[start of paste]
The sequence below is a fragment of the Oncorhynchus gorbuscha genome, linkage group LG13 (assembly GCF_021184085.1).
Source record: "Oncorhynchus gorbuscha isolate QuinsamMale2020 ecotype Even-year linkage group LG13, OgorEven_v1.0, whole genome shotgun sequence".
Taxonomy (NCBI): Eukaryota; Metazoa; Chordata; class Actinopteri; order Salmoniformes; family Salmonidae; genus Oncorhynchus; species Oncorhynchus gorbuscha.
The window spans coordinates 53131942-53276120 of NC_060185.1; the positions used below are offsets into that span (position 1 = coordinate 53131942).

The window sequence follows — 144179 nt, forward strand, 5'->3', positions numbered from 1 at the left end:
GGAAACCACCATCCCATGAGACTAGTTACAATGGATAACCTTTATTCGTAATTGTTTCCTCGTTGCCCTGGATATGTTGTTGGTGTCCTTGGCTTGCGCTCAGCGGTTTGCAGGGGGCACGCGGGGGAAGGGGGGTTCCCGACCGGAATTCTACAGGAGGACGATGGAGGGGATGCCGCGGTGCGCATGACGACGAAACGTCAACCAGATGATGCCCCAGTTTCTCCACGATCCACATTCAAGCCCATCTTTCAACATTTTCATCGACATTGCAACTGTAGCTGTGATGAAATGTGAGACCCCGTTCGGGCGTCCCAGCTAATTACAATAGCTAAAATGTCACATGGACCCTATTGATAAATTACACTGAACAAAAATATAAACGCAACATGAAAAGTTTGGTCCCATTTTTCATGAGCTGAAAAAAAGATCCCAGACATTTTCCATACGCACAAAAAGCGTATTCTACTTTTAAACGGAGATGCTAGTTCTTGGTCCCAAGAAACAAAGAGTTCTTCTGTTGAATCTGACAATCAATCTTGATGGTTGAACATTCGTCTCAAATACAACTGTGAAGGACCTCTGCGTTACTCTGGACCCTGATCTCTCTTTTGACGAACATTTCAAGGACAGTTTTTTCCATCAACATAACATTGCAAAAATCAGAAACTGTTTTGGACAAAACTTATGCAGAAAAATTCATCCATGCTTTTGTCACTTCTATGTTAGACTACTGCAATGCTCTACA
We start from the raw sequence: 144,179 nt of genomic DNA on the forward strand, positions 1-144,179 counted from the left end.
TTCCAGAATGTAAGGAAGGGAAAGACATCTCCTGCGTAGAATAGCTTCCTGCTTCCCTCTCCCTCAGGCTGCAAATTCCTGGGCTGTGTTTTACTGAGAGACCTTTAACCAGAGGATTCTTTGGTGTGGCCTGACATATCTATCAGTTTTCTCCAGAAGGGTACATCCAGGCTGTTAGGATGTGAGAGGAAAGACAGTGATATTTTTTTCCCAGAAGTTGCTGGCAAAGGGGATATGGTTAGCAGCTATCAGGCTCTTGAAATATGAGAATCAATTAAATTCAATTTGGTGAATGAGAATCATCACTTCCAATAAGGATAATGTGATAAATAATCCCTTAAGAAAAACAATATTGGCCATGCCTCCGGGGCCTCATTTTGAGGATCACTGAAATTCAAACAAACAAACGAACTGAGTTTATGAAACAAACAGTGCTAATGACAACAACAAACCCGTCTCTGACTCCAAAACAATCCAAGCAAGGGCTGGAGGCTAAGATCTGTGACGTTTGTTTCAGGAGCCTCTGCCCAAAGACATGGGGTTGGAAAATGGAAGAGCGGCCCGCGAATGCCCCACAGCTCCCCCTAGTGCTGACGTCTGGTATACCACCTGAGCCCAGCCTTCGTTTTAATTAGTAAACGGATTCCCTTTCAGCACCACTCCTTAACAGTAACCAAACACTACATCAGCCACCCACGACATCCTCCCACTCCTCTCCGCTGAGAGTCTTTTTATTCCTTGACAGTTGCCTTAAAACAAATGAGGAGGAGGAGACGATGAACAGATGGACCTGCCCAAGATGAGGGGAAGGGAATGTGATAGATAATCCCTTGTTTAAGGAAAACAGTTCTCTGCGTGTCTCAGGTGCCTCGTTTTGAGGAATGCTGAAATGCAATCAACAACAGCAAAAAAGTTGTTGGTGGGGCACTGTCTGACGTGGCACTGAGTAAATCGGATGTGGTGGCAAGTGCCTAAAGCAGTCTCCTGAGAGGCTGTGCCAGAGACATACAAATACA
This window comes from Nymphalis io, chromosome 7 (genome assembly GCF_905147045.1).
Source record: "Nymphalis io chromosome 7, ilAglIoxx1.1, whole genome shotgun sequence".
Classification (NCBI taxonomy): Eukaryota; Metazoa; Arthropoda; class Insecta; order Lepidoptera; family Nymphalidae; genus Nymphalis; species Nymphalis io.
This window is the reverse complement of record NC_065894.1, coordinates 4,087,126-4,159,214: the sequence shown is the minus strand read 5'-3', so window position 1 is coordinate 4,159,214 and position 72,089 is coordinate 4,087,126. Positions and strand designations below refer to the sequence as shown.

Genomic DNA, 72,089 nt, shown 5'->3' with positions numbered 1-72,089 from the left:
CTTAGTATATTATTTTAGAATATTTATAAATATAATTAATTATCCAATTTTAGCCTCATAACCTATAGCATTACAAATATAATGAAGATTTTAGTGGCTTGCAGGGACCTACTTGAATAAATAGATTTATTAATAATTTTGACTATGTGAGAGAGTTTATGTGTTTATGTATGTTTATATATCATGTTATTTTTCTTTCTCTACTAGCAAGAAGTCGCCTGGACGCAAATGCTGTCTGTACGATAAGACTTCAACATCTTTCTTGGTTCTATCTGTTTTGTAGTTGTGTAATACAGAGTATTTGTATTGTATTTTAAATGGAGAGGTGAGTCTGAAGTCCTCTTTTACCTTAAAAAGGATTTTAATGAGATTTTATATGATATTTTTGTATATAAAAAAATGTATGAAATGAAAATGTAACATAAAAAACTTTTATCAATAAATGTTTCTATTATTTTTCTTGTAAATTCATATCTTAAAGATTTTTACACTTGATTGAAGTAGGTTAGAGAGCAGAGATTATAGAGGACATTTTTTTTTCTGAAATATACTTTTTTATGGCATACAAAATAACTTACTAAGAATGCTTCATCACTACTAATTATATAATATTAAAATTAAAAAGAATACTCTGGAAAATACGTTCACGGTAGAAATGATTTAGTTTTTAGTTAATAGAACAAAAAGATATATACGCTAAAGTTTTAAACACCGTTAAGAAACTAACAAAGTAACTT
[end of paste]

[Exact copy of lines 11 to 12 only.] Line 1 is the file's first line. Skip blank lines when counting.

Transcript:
Classification (NCBI taxonomy): Eukaryota; Metazoa; Arthropoda; class Insecta; order Lepidoptera; family Nymphalidae; genus Nymphalis; species Nymphalis io.
This window is the reverse complement of record NC_065894.1, coordinates 4,087,126-4,159,214: the sequence shown is the minus strand read 5'-3', so window position 1 is coordinate 4,159,214 and position 72,089 is coordinate 4,087,126. Positions and strand designations below refer to the sequence as shown.